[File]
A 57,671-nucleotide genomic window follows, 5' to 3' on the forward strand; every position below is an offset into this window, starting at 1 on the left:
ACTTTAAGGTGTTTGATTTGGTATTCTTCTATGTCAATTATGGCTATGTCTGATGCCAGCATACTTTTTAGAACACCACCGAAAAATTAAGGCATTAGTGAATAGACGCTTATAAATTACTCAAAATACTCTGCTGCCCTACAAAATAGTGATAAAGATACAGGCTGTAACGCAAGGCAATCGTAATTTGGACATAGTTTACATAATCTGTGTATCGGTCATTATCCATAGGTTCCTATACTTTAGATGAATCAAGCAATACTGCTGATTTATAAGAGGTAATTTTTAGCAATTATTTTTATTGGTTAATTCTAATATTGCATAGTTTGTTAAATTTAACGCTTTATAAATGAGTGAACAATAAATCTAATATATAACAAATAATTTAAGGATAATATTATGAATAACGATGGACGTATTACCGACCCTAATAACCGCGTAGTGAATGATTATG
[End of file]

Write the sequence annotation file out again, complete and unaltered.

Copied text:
A 57,671-nucleotide genomic window follows, 5' to 3' on the forward strand; every position below is an offset into this window, starting at 1 on the left:
ACTTTAAGGTGTTTGATTTGGTATTCTTCTATGTCAATTATGGCTATGTCTGATGCCAGCATACTTTTTAGAACACCACCGAAAAATTAAGGCATTAGTGAATAGACGCTTATAAATTACTCAAAATACTCTGCTGCCCTACAAAATAGTGATAAAGATACAGGCTGTAACGCAAGGCAATCGTAATTTGGACATAGTTTACATAATCTGTGTATCGGTCATTATCCATAGGTTCCTATACTTTAGATGAATCAAGCAATACTGCTGATTTATAAGAGGTAATTTTTAGCAATTATTTTTATTGGTTAATTCTAATATTGCATAGTTTGTTAAATTTAACGCTTTATAAATGAGTGAACAATAAATCTAATATATAACAAATAATTTAAGGATAATATTATGAATAACGATGGACGTATTACCGACCCTAATAACCGCGTAGTGAATGATTATG